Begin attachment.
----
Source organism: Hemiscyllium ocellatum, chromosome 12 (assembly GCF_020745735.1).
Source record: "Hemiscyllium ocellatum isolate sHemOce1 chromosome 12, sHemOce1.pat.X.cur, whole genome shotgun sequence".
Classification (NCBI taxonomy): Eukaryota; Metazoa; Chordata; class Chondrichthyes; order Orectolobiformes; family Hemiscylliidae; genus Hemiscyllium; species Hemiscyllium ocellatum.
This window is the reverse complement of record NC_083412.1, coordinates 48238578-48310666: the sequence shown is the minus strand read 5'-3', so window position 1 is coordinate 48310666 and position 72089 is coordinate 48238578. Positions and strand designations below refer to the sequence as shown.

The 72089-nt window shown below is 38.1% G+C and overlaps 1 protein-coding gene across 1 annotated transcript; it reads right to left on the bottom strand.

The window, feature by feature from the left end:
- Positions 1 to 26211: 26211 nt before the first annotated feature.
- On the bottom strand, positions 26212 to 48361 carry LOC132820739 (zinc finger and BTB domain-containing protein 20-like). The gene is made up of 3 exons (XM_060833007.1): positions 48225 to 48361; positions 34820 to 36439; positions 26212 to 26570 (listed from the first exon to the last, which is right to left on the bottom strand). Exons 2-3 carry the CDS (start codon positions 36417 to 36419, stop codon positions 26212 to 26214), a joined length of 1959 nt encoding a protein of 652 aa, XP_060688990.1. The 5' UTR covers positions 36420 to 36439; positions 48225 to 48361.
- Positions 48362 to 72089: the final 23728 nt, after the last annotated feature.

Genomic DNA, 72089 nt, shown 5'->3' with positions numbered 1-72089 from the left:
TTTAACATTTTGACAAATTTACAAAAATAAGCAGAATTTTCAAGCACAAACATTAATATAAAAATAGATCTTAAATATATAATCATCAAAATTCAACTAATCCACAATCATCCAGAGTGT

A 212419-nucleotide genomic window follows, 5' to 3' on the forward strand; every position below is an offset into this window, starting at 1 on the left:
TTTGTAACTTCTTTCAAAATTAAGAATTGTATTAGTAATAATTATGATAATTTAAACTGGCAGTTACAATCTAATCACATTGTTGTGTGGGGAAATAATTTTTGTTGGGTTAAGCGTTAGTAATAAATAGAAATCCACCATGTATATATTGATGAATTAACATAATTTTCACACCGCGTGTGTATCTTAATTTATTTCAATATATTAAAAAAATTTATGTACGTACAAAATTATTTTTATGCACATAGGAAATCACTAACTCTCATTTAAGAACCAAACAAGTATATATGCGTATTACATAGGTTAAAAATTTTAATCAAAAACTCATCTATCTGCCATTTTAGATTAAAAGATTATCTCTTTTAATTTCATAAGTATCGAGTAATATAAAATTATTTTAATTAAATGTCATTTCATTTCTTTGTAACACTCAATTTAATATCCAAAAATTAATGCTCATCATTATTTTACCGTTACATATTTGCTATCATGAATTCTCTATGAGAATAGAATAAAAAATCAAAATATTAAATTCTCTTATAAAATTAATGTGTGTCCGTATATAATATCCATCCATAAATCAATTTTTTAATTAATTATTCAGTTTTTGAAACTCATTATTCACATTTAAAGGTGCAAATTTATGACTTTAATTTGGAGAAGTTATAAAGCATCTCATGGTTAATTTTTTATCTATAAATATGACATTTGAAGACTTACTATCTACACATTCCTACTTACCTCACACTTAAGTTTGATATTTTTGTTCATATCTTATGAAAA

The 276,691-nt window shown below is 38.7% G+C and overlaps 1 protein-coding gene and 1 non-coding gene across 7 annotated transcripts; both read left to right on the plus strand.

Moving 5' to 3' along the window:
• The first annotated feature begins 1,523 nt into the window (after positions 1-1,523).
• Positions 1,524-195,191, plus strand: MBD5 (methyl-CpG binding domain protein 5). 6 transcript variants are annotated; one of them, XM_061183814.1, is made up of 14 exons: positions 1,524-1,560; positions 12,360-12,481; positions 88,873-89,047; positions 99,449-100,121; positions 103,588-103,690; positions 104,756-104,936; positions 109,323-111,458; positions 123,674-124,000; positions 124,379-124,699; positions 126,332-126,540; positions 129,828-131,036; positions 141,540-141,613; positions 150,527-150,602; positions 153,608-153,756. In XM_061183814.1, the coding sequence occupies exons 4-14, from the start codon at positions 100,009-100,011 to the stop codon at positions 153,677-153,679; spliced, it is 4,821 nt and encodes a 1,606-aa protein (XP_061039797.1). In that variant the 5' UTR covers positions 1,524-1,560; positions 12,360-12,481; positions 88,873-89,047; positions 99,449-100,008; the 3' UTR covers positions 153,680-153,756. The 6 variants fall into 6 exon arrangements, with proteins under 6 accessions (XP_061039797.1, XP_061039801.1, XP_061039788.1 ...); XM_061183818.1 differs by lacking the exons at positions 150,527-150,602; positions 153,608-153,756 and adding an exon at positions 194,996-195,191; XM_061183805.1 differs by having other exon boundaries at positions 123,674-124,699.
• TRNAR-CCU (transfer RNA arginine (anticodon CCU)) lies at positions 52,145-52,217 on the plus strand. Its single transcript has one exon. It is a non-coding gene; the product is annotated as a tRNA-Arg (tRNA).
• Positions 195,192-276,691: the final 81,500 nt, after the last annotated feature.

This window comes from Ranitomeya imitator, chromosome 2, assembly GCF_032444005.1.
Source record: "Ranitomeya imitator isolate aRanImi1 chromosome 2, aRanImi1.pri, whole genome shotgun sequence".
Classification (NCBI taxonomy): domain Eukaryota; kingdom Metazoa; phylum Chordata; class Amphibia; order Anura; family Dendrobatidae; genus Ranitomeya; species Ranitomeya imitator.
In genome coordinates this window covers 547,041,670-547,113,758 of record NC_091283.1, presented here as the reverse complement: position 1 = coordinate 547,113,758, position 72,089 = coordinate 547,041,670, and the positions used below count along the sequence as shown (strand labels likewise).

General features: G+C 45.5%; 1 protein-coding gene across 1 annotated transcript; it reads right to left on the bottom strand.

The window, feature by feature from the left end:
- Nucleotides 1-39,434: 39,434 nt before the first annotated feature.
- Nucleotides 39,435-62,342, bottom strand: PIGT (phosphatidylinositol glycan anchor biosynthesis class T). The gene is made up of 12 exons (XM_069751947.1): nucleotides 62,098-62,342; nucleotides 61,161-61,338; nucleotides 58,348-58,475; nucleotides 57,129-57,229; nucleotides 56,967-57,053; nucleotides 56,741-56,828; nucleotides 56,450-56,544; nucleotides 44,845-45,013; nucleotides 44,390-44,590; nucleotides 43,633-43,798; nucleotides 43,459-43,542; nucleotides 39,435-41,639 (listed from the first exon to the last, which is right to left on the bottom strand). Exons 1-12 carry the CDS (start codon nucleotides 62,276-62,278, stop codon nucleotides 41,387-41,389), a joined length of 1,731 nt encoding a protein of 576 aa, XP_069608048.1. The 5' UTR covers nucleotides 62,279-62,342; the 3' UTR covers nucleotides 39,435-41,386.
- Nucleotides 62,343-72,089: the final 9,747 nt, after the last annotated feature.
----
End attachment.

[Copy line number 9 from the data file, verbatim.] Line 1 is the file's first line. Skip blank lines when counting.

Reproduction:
- Positions 48362 to 72089: the final 23728 nt, after the last annotated feature.